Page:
Weekly NewsBrief 11/11-11/17

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Kansas board of education poised to consider anti-vaping policy, statutes – By Tim Carpenter, The Topeka Capital Journal

The Kansas State Board of Education welcomed a series of recommendations Tuesday in response to the e-cigarette epidemic among youths that featured four ideas for reforming state law and options for changing local school board policy to block vaping by students, employees and school visitors.

Motivation for taking a new path was drawn from anecdotal evidence that e-cigarette usage mushroomed in the past couple of years and from the spring survey of Kansas ninth-graders through 12th-graders. In the survey of public school students, 48.6% said they had used an electronic vapor product to consume tobacco. That was up from 34.8% in 2017 and reflected a 40% surge in use of the devices.

Kansas’ high-school aged students were much more likely to experiment with vaping than traditional cigarettes. The latest report showed 24.8% tried a cigarette, but 48.6% had vaped. The portion who consumed tobacco within 30 days of the survey ranged from 5.8% by cigarette to 22% by vaping.

Kansas Health Institute policy analyst Hina Shah said the state board of education could give thought to endorsing any of four areas of potential statutory change on tobacco consumption ahead of the 2020 session of the Kansas Legislature starting in January.

 

Florida Program Aims to Boost College Completion – By Sara Weissman, Diverse Issues in Higher Education

The Last Mile College Completion Program, spearheaded by Florida Governor Ron DeSantis, will allow Florida residents who left college because of cost to finish their degrees. There are 28 colleges participating, including Miami Dade College, which recently announced a new scholarship to help its returning students.

The scholarship for former Miami Dade College students provides in-state tuition and fees for up to 13 credits after all other scholarships, grants, financial aid and Florida Prepaid College Plan funds are applied.

Students need to have attended the school in the last eight years with good academic standing and need to be within 13 credit hours of achieving their degrees. They also need to have filled out the 2019-2020 FAFSA form.

The Last Mile College Completion Program puts “Florida on the path to becoming number one in the nation for its workforce by 2030,” DeSantis said in a statement.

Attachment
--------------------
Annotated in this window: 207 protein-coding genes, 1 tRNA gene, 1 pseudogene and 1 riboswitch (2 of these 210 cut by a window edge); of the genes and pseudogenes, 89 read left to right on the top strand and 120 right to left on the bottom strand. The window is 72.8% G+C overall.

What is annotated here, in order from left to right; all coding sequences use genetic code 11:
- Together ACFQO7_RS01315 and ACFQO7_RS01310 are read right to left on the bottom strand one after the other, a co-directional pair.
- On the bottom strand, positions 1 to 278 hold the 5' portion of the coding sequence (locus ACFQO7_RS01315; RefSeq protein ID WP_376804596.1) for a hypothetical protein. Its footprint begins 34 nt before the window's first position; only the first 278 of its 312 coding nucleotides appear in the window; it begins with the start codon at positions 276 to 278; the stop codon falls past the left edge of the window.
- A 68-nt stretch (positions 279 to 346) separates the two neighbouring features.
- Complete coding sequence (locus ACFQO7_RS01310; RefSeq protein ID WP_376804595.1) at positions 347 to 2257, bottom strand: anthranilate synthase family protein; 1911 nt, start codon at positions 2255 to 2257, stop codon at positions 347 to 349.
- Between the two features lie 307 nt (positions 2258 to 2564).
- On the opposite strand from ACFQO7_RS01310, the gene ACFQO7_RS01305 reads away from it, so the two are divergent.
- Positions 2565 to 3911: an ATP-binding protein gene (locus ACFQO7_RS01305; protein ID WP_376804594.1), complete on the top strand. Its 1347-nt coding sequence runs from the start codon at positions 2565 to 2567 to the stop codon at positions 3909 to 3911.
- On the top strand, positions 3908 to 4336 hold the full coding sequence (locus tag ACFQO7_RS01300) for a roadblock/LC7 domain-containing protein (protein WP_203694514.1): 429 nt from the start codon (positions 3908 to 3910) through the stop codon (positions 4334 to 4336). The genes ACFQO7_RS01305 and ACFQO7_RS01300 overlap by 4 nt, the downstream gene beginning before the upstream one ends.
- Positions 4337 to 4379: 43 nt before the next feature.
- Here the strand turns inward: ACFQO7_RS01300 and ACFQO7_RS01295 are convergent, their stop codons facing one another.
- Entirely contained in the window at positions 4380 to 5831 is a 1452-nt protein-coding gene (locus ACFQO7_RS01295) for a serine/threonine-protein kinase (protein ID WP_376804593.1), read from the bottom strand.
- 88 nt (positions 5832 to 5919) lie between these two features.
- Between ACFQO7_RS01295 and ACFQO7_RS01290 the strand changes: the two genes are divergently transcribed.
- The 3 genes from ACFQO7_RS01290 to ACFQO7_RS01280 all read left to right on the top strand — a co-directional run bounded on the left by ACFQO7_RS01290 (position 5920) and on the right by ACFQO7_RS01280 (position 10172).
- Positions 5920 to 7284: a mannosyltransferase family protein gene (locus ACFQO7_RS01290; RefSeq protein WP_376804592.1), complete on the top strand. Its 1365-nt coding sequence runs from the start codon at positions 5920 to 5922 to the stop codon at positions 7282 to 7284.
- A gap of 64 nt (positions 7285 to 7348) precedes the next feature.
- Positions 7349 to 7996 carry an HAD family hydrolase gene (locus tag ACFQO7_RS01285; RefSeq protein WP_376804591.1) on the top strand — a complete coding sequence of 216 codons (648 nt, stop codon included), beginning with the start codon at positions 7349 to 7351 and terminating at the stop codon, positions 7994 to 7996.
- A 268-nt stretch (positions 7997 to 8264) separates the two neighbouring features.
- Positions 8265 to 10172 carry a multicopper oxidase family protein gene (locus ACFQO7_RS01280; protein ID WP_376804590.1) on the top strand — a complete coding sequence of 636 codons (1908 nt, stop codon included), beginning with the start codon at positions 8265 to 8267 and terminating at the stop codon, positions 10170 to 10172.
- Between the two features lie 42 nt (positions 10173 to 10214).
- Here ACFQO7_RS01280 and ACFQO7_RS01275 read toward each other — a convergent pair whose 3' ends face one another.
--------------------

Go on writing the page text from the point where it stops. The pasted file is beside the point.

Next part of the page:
Governor Ron DeSantis

 

Intention-Setting in the Classroom – By Taylor Hausburg and Zachary Herrmann, Edutopia

Intention-setting—a powerful mindfulness practice rooted in a rich contemplative history—is becoming a popular tool for supporting the personal and professional development of adults. Can it be used in the classroom in a way that supports student learning?

Intention-setting, it’s important to note, is different from goal-setting. Goals are clear targets that we strive to hit. For example, a student may articulate the goal: “By the end of class, I will have brainstormed several possible designs and decided which one I’m going to build based on the given criteria.”

Intentions are guiding principles that can help us, as individuals, connect our present actions to our personal values. They focus on who we are and who we could be in this moment. For example, “I want to be a more empathetic (or hard-working, generous, etc.) team member” may be an intention that a student establishes before launching into a group work session.

Intention-setting can lead to more generative individual and group work because students create aspirational visions of themselves and the way they hope to be prior to engaging in the work. When a student sets the intention to be more empathetic, diligent, generous, or in tune with the needs of their teammates, they’re also setting the stage for more fruitful collaboration.

 

Ohio task force aims to reinvent student high school experience – By Jeremy P. Kelley, The Dayton Daily News

An Ohio Department of Education task force will seek school and public input on redesigning the high school experience, in an effort to better prepare students for success in their adult lives.

The task force is an outgrowth from Ohio’s strategic plan for schools, and a response to repeated changes in the state’s graduation requirements. Both of those processes triggered debate among educators and legislators on what students should know and be able to do to earn a high school diploma.

“I think for a long time we’ve looked at high school as that finish line, and it’s not,” said Sarah Wilson, college and career readiness administrator at the Ohio Department of Education. “You have your entire life after high school, and you need to be prepared to take that next step. So how do we make sure that high school is inspiring students, engaging students, preparing students for those next steps? That’s what I’m hoping that we can coalesce around.”

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